In the case Martin et al. v. Harpaz et al., homeowners Isaac and Lizzette Martin were building a new home and took out a series of construction loans to fund the project. The lender, Yair Harpaz of Private Investors Financing, claimed to have funded the third loan, but in fact only partially funded it.

Because the third loan was never fully funded and the lender refused to cooperate with the homeowners’ efforts to refinance the loans, the homeowners could not complete the construction and the lender foreclosed on the home despite the fact that the loan was not in default.

In the case Martin et al. v. Harpaz et al., homeowners Isaac and Lizzette Martin were building a new home and took out a series of construction loans to fund the project. The lender, Yair Harpaz of Private Investors Financing, claimed to have funded the third loan, but in fact only partially funded it.

Because the third loan was never fully funded and the lender refused to cooperate with the homeowners’ efforts to refinance the loans, the homeowners could not complete the construction and the lender foreclosed on the home despite the fact that the loan was not in default.

At trial, the court found that the lender had intentionally defrauded homeowners by failing to fully fund the loan, incorrectly calculating interest on the loan, and improperly foreclosing on the property. Additionally, the loan did not comply with legal mandates for disclosures, and the lender had altered the loan documents after homeowners signed them.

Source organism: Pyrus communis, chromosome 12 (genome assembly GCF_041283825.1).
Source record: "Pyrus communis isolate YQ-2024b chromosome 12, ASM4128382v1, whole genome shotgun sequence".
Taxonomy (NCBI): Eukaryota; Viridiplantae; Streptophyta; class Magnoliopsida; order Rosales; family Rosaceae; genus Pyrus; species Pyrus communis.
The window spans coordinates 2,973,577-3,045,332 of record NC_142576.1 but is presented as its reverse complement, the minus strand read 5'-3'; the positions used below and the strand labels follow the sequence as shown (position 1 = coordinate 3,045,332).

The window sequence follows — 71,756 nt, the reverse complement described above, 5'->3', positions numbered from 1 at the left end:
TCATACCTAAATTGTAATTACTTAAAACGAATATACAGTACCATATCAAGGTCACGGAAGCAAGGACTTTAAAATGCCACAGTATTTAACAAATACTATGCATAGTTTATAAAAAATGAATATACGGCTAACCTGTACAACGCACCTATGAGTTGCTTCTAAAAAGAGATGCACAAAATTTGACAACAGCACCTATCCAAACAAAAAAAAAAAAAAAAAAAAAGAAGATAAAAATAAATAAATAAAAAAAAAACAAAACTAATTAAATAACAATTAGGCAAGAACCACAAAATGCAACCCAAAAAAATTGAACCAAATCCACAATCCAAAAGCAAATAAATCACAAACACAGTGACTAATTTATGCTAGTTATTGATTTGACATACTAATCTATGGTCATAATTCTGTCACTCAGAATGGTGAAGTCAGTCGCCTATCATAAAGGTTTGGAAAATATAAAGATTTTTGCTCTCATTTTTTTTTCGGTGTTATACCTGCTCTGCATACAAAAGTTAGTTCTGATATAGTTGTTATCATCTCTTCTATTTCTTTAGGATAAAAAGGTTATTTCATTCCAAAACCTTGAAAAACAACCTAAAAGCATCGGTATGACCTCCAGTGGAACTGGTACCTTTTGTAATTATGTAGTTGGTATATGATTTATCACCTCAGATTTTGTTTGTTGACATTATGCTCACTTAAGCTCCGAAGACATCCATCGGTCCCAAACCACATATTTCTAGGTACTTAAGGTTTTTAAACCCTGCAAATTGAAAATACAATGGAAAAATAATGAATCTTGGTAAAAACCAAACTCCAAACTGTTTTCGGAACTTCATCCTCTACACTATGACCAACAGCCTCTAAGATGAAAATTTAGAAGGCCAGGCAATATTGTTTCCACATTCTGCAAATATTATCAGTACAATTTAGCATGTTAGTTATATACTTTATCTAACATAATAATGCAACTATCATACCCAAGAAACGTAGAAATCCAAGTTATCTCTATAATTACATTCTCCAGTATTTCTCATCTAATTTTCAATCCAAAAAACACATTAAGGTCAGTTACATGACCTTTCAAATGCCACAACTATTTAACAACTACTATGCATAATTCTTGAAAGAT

The trial court also found that the lender’s fraud directly caused the homeowners to lose their home, and ordered compensatory damages in the amount of the equity lost by homeowners, $958,000, and noneconomic damages for emotional distress in the amount of $150,000.

The trial court found that in the fact-finding part of the trial, the lender "submit(ted) false documents and alleg(ed) large unreported amounts of cash payments, (thus) no testimony by the defendants regarding their wealth is credible or worthy of belief."

Accordingly, the court ordered punitive damages as follows: the lender to pay $2.5 million; two related companies to pay $2.5 million each; the lender’s principal to pay $1.5 million; and the lender’s supervising broker to pay $150,000.

The Court of Appeals reversed all findings against the lender’s broker, as her contract limited her role to the supervision of institutional loans rather than private loans, and she had no actual knowledge of this matter.

The court then affirmed the compensatory damages but reversed the punitive damage award against the lender, related companies and the lender’s principal on grounds that the trial court had not considered any evidence of their worth or financial ability to pay punitive damages.

Tara-Nicholle Nelson is author of "The Savvy Woman’s Homebuying Handbook" and "Trillion Dollar Women: Use Your Power to Make Buying and Remodeling Decisions." Ask her a real estate question online or visit her Web site, www.rethinkrealestate.com.

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